By Kirk House, The leader.com, link to original post
A few years back I set myself a challenge as part of my recovery from Addison’s disease — walking the 55-mile Bristol Hills Trail between South Bristol and Mitchellsville. It’s taken far too long but — I’ve done it!
Bristol Hills is a branch of the Finger Lakes Trail, and it winds through the Keuka Lake communities of Urbana and Pulteney, then on northward. The BH’s southern terminus just dumps you unceremoniously onto the Main FLT in the woods west of Mitchellsville. But the delightful northern end starts at Ontario County Park. Here you can pause to admire the Jump Off Point, surveying the valley 700 feet below.
In most of this park the trail is excellent and the going is easy. But soon you drop to the road, climb 500 feet, walk a long ridge, and drop 500 down. It’s worth it, though… at a lookout on Cleveland Hill you can sit and watch the vultures soar by at eye level.
The trail winds through village streets in historic Naples, then climbs sharply into High Tor Management Area. It’s not unusual to run across turkeys and deer. On a service road here I stood still as an inattentive fox walked almost up to me, then darted away in shock — he’s clearly not used to company. Near that spot, by the way, you get a glimpse of Canandaigua Lake.
Another lookout gives you a spectacular view of Italy Valley with its beautiful farms, after which it’s 700 feet down and another 700 up. But you pass glorious brooks and streams carving their way through living rock.
In the Italy Hill region you walk through high-grass fields, and in some stretches even on roads, before plunging into woods again. Season by season, even month by month, a new crop of flowers and birds greets the hiker.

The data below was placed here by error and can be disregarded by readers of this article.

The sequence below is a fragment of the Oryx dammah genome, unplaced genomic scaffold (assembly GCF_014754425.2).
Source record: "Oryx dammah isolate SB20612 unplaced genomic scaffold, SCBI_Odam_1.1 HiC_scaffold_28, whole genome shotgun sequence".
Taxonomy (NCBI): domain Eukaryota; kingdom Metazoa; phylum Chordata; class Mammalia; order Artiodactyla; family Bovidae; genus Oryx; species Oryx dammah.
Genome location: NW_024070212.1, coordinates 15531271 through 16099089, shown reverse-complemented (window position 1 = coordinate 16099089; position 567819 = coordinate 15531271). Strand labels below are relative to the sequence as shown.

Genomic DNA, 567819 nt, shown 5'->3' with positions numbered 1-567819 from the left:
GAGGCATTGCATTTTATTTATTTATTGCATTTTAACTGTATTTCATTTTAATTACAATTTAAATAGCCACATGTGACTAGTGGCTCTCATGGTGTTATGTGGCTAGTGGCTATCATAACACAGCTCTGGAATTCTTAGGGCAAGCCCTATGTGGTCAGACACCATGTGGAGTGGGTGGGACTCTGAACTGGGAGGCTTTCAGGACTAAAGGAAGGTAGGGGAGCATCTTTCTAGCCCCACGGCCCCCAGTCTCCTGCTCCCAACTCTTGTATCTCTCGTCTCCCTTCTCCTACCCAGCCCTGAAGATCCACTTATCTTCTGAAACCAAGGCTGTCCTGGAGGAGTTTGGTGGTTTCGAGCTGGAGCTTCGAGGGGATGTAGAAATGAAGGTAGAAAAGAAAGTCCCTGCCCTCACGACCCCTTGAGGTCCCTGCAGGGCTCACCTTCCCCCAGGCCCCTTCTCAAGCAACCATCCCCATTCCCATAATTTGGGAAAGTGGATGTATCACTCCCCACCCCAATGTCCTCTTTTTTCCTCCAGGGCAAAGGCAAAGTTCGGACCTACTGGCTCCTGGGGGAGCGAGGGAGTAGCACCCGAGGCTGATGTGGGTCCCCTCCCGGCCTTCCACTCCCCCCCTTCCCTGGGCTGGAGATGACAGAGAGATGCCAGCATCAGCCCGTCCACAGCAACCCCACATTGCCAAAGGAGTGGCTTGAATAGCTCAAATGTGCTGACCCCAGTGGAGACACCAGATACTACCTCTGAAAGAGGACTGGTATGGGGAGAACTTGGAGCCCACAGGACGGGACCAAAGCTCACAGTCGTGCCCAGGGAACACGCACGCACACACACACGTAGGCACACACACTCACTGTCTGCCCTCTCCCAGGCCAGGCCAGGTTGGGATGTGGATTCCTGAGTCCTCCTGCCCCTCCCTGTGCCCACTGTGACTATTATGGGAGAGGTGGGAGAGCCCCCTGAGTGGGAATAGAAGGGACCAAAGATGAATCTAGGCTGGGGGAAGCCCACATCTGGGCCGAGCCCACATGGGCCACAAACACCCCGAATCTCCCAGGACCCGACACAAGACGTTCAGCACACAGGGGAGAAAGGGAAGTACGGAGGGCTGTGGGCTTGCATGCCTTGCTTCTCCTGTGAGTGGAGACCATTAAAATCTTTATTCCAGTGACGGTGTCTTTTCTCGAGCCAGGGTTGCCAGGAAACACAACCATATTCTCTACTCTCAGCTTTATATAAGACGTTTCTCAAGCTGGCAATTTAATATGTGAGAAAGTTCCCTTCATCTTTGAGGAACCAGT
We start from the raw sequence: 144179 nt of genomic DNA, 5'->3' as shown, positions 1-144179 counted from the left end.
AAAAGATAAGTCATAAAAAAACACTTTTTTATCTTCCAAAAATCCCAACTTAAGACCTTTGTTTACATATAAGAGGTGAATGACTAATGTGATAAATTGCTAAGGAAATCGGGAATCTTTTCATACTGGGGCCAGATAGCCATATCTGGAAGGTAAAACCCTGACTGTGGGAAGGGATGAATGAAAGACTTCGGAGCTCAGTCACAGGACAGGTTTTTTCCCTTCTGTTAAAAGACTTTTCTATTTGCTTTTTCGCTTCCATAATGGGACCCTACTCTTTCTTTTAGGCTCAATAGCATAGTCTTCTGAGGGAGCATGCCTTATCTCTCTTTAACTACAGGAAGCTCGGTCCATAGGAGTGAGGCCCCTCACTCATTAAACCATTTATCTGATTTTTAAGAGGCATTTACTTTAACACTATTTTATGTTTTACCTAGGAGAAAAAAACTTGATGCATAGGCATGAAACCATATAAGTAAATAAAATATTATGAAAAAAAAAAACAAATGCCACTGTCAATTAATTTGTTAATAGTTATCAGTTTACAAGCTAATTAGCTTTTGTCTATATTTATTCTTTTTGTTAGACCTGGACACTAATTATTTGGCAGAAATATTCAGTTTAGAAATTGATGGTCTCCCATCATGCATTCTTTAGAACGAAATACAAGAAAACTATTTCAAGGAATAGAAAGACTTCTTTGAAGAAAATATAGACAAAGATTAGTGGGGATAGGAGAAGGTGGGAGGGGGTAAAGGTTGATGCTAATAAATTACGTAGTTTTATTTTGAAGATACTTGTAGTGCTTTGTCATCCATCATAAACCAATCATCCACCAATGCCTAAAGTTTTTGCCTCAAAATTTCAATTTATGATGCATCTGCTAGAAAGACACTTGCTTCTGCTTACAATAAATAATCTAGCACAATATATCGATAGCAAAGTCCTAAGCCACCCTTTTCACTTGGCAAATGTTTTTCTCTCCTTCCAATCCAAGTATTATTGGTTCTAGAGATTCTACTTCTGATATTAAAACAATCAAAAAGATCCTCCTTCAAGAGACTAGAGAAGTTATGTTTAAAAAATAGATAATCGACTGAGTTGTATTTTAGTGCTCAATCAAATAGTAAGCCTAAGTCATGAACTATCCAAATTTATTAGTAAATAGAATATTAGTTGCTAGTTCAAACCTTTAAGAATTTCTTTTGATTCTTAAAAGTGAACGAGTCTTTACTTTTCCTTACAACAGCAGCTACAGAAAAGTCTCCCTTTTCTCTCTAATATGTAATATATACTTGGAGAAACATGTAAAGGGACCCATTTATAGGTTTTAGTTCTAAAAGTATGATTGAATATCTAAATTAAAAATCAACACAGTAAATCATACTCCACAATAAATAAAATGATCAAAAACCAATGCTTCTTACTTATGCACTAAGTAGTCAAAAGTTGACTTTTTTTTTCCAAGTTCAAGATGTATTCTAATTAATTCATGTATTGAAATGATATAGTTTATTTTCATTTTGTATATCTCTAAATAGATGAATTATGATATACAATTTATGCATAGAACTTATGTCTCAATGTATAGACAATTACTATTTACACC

Southeast of Prattsburgh comes the lovely Covell Cemetery, with a century-old peony bush and family graves dating between 1811 and 1913. A few steps uphill is the elaborate Evangeline Shelter, built for weary wayfarers by Bill Garrison, who embellished it with quotations from Longfellow. Bill was a leading player in the theatrical film “Dadetown,” shot in Hammondsport with local people filling the roles. He was cast to type as a man who cherished his community and served her joyfully.
After another steep climb (there’s a reason this trail is named for hills) you find the Huckleberry Bog with its nature trail loop. This bog seeps out one end into Chesapeake Bay, and out the other into the Gulf of St. Lawrence. In the all-too-brief season, lady’s slippers abound. Two “hugging trees” wrap around each other… there’s a much younger pair up at the north end of the trail.
Small farmers on the overlooked hilltops between the lakes, unable to thrive in the new industrial agriculture, began abandoning their farms between 1910 and 1929. In the following decade the state acquired much of the land for state forests, and the Civilian Conservation Corps began “development” work. Much of New York’s public lands came into existence through a combination of hard agricultural times and good foresight at the state level.
After hiking through Pigtail Hollow with its tall conifers, you finish at last. Since I hiked the trail piecemeal by parking my car, walking out, and walking back — I actually hiked it twice! And it was worth it.